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Romans brushed their teeth with urine

The multifaceted use of urine in ancient Rome offers a glimpse into a society that was innovative and practical.

Romans brushed their teeth with urine
Ancient Roman latrines / latrinae, Ostia Antica. Copyright: Fubar Obfusco Public domain

In the grand tapestry of ancient Roman life, replete with its architectural marvels, complex road systems, and sophisticated society, there lies a rather unexpected thread of pragmatism: the use of human urine in daily routines.

The multifaceted roles urine played in the Roman Empire, and its applications from sanitation to industry, and even in taxation, show us a different perspective of the legendary empire.

Urine in Roman Sanitation and Hygiene

One of the most notable uses of urine in ancient Rome was in personal hygiene. Romans discovered that urine, particularly because of its ammonia content, was an effective agent for cleaning and whitening clothes. Fullonicae, or ancient Roman laundries, utilized urine as a cleaning fluid. Clothes were soaked in vats of urine, which acted as a natural detergent to remove stains and brighten fabrics. Workers, known as fullers, would then trample the garments in these vats to thoroughly clean them, a process akin to a stomping wine press, but for clothes.

The practice was so ingrained in Roman society that public urinals and private homes alike collected urine, which was then sold to fullonicae.

Reconstruction drawing showing the communal latrines in use, Housesteads Roman Fort (Vercovicium) Copyright: Carole Raddato cc-by-sa-2.0

In the 1st century AD, Emperor Nero introduced the "vectigal urinae" or urine tax, targeting the collection of urine from Rome's public restrooms. This practice was essential for both lower and upper classes, with the collected urine being a crucial component in various industrial processes. The tax was initially abolished but was reinstated by Emperor Vespasian around 70 AD, amid efforts to financially recover from a civil war and an empty treasury. Vespasian, known for his fiscal strategies that eventually alleviated the empire's debts, reinstated the urine tax as part of a broader taxation scheme to replenish Rome's finances. This initiative included the innovative introduction of public toilets in the Cloaca Maxima system by 74 AD, marking a significant advancement in urban sanitation.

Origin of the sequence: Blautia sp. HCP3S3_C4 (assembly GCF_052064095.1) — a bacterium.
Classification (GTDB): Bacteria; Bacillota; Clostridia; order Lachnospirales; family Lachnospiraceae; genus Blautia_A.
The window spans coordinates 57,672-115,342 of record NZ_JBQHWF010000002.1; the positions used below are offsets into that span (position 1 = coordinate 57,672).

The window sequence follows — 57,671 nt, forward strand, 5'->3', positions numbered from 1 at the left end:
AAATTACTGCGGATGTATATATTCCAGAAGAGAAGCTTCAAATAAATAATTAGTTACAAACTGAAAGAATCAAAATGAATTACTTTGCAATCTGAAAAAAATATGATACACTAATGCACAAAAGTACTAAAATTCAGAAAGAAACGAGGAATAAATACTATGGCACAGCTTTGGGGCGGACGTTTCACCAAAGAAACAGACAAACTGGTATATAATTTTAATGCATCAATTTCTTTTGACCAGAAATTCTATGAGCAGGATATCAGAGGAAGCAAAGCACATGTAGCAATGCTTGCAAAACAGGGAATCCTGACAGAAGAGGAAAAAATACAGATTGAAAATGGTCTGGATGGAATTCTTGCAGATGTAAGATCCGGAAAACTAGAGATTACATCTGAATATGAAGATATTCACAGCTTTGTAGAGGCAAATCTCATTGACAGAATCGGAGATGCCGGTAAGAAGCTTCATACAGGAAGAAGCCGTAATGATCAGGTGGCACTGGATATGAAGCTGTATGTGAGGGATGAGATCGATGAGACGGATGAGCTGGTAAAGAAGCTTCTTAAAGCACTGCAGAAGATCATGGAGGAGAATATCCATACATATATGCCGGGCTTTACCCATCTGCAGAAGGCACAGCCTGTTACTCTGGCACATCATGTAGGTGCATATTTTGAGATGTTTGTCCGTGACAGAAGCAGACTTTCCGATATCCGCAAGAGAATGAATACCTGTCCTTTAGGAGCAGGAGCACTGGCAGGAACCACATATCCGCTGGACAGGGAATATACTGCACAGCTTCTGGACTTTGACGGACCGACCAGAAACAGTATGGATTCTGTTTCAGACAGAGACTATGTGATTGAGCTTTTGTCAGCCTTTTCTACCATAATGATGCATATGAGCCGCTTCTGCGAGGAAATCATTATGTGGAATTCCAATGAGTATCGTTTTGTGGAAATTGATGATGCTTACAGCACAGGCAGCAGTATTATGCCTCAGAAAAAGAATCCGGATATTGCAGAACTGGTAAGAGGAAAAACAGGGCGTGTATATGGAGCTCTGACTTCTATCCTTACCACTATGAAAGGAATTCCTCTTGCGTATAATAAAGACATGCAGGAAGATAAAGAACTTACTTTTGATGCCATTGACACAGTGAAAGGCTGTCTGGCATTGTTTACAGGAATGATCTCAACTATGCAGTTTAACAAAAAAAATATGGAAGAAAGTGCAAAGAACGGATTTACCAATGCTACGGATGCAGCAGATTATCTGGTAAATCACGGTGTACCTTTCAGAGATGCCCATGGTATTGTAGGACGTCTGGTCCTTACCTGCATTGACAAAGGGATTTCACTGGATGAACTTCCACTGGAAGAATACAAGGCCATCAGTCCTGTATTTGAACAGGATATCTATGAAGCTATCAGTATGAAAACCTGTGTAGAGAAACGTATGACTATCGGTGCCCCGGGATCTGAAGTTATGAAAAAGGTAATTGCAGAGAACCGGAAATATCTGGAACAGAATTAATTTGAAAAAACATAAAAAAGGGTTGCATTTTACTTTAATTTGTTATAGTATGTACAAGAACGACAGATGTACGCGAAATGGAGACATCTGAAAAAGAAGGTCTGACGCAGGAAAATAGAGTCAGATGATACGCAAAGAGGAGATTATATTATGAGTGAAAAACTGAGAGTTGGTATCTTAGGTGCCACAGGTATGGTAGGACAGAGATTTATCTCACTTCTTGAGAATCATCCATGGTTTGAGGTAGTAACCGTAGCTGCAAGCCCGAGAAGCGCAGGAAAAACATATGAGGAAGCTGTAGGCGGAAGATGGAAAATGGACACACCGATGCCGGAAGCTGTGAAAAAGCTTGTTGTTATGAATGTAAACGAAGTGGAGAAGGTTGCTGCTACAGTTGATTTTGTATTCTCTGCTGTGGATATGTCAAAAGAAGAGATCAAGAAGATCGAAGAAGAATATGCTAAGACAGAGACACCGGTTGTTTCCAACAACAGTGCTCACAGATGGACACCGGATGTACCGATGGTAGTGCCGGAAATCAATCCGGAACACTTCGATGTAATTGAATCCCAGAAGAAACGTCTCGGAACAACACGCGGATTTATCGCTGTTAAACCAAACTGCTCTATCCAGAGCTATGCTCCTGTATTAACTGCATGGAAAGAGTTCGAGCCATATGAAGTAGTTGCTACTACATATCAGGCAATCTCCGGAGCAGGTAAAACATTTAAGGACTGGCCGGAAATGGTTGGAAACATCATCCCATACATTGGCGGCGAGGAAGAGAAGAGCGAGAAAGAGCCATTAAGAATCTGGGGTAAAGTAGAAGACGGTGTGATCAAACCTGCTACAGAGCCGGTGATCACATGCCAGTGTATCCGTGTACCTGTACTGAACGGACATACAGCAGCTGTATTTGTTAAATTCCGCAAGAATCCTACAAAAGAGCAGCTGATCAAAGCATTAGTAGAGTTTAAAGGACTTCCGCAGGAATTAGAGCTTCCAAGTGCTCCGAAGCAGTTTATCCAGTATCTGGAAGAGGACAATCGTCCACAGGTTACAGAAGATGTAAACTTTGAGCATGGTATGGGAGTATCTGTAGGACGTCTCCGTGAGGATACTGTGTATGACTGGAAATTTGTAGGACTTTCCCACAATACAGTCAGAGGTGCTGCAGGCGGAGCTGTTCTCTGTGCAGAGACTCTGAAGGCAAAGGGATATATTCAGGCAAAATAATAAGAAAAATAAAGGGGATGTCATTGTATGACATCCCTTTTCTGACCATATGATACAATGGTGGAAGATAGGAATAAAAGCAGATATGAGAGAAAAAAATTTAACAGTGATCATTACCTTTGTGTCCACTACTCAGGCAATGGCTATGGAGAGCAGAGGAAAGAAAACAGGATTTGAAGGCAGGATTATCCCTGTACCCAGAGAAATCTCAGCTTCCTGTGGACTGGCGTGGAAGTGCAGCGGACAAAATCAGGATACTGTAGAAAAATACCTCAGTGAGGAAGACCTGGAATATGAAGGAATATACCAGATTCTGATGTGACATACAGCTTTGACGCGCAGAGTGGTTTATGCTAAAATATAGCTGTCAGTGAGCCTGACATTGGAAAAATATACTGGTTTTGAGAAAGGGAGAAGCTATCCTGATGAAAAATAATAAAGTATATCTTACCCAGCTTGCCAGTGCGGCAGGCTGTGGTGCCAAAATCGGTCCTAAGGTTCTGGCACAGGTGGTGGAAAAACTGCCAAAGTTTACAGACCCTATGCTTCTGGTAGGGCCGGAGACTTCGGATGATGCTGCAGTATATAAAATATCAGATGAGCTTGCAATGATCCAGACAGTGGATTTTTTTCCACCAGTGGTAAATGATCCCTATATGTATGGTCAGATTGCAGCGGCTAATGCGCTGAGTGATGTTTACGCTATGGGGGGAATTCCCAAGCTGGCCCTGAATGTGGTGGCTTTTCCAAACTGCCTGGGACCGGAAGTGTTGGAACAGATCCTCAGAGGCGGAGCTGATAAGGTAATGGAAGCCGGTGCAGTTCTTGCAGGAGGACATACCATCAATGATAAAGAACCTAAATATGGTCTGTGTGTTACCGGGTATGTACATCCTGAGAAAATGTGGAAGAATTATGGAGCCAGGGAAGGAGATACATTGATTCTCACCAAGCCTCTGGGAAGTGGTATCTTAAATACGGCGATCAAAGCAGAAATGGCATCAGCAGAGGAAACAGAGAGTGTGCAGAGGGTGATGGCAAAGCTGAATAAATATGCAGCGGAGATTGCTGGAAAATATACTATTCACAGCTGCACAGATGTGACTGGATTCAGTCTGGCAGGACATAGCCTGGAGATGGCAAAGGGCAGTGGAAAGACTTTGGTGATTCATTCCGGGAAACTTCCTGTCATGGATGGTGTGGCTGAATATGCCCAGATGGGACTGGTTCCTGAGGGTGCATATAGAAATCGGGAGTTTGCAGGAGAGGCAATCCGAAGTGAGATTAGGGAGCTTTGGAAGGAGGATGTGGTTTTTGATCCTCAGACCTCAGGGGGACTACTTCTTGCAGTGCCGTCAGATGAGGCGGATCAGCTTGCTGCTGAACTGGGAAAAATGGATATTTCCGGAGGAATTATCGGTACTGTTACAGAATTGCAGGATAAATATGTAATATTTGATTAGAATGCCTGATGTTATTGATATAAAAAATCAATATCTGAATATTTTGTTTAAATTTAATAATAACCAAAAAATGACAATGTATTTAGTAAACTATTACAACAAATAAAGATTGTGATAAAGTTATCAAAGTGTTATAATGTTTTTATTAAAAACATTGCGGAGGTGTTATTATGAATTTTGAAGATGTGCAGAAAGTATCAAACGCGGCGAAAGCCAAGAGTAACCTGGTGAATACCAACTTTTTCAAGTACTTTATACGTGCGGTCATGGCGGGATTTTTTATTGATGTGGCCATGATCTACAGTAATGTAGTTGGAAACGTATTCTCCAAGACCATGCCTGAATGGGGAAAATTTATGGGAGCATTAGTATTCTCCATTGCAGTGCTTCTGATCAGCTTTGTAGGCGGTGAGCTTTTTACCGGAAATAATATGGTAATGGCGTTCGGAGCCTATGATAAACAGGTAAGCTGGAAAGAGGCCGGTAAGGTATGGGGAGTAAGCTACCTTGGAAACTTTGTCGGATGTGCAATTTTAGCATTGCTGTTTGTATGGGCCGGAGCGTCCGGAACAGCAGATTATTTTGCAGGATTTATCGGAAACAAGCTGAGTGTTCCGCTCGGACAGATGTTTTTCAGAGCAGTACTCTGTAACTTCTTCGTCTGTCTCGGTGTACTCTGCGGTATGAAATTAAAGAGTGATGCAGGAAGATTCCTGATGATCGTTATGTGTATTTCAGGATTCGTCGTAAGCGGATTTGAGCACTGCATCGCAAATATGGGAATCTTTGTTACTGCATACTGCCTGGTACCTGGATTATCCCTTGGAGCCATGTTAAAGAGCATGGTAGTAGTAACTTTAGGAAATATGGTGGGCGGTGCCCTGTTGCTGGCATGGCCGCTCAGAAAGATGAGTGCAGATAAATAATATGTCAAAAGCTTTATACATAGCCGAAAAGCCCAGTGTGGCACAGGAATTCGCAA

Emperor Vespasian imposed a tax on the collection of urine, giving rise to the phrase "Pecunia non olet" or "Money does not stink," highlighting the value placed on this seemingly mundane byproduct.

Medical and Dental Uses

The Romans also recognized urine's medicinal properties. It was used as an ingredient in several remedies for ailments ranging from sores and burns to ear infections. Pliny the Elder, a Roman author and naturalist, documented urine's efficacy in treating wounds and as a mouth rinse for gum and teeth health. Despite modern sensibilities, the antibacterial properties of urine, particularly in its fresh state, lent some credence to these practices.

Dispelling a common myth, however, Romans did not directly clean their teeth with urine but rather used it as a mouthwash of sorts, due to its ammonia content, which likely helped in whitening and cleaning the teeth, albeit in a manner far removed from contemporary dental hygiene standards.

Industrial Applications

Beyond personal hygiene, urine played a pivotal role in the Roman economy, particularly in industries such as tanning and dyeing. Tanners used urine to soften and clean animal hides, preparing them for the tanning process. The enzymes in urine helped in breaking down the hides, making them more pliable for subsequent treatment. In the textile industry, urine was employed in the dyeing process. Woolen fabrics were treated with urine before dyeing, as the ammonia helped prepare the fibers to accept dyes more readily, ensuring the colors were vibrant and long-lasting.

Agricultural Uses

In agriculture, urine served as a potent fertilizer. The high nitrogen content was beneficial for soil enrichment, promoting crop growth. Roman farmers collected urine to sprinkle over fields, an early example of recycling waste into a valuable agricultural resource.

Urine served a multitude of cleaning purposes in ancient Rome, from washing garments and floors to maintaining street cleanliness. The city was equipped with numerous public urinals, allowing citizens not only to relieve themselves but also to aid in the sanitation of public spaces.

The widespread use of urine in ancient Rome underscores a pragmatic approach to resource management, highlighting a society that sought practical solutions to everyday problems. The commodification of urine, evidenced by the urine tax, illustrates its economic significance and the Romans' adeptness at capitalizing on every possible resource.

The multifaceted use of urine in ancient Rome offers a glimpse into a society that was innovative and practical, albeit in ways that might seem unconventional today. From enhancing personal hygiene and medical treatments to contributing to the economy and agricultural practices, urine's role in Roman society is a testament to their resourcefulness and adaptability. This exploration of urine's applications not only provides insight into the daily lives of Romans but also reflects the broader ethos of an empire that, in its quest for efficiency and progress, turned the ordinary into the extraordinary.

This article uses the following tags:

Roman Empire Anecdotes, roman empire, Nero, urine, vespasian

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